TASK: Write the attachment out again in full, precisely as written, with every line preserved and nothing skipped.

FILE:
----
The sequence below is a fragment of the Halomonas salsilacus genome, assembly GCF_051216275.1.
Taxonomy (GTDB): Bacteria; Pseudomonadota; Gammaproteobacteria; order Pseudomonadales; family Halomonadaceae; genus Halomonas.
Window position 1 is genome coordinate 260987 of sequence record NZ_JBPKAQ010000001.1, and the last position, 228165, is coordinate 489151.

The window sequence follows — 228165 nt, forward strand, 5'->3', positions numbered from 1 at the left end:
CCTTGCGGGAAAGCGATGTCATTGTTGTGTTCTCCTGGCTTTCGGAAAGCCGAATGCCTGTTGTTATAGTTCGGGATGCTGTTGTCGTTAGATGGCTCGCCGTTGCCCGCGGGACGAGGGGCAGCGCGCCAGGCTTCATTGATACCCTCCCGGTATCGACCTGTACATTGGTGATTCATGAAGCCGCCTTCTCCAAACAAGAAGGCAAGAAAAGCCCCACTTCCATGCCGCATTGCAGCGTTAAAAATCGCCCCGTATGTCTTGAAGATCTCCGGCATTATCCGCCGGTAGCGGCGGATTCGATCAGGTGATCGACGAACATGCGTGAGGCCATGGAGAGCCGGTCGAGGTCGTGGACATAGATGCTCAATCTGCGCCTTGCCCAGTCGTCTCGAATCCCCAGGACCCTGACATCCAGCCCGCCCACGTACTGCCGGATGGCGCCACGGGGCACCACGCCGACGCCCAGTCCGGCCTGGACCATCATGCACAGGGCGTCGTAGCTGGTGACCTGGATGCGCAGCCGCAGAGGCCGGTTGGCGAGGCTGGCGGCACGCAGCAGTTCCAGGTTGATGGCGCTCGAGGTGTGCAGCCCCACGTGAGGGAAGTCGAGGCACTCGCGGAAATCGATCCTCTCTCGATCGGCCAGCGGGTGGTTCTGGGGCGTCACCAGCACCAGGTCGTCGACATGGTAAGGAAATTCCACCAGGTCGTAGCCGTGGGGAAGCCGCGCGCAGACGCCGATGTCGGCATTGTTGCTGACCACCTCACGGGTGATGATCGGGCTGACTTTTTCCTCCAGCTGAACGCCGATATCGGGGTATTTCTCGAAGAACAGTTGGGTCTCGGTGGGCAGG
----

The sequence below is a fragment of the Halomonas salsilacus genome, assembly GCF_051216275.1.
Taxonomy (GTDB): Bacteria; Pseudomonadota; Gammaproteobacteria; order Pseudomonadales; family Halomonadaceae; genus Halomonas.
Window position 1 is genome coordinate 260987 of sequence record NZ_JBPKAQ010000001.1, and the last position, 228165, is coordinate 489151.

The window sequence follows — 228165 nt, forward strand, 5'->3', positions numbered from 1 at the left end:
CCTTGCGGGAAAGCGATGTCATTGTTGTGTTCTCCTGGCTTTCGGAAAGCCGAATGCCTGTTGTTATAGTTCGGGATGCTGTTGTCGTTAGATGGCTCGCCGTTGCCCGCGGGACGAGGGGCAGCGCGCCAGGCTTCATTGATACCCTCCCGGTATCGACCTGTACATTGGTGATTCATGAAGCCGCCTTCTCCAAACAAGAAGGCAAGAAAAGCCCCACTTCCATGCCGCATTGCAGCGTTAAAAATCGCCCCGTATGTCTTGAAGATCTCCGGCATTATCCGCCGGTAGCGGCGGATTCGATCAGGTGATCGACGAACATGCGTGAGGCCATGGAGAGCCGGTCGAGGTCGTGGACATAGATGCTCAATCTGCGCCTTGCCCAGTCGTCTCGAATCCCCAGGACCCTGACATCCAGCCCGCCCACGTACTGCCGGATGGCGCCACGGGGCACCACGCCGACGCCCAGTCCGGCCTGGACCATCATGCACAGGGCGTCGTAGCTGGTGACCTGGATGCGCAGCCGCAGAGGCCGGTTGGCGAGGCTGGCGGCACGCAGCAGTTCCAGGTTGATGGCGCTCGAGGTGTGCAGCCCCACGTGAGGGAAGTCGAGGCACTCGCGGAAATCGATCCTCTCTCGATCGGCCAGCGGGTGGTTCTGGGGCGTCACCAGCACCAGGTCGTCGACATGGTAAGGAAATTCCACCAGGTCGTAGCCGTGGGGAAGCCGCGCGCAGACGCCGATGTCGGCATTGTTGCTGACCACCTCACGGGTGATGATCGGGCTGACTTTTTCCTCCAGCTGAACGCCGATATCGGGGTATTTCTCGAAGAACAGTTGGGTCTCGGTGGGCAGG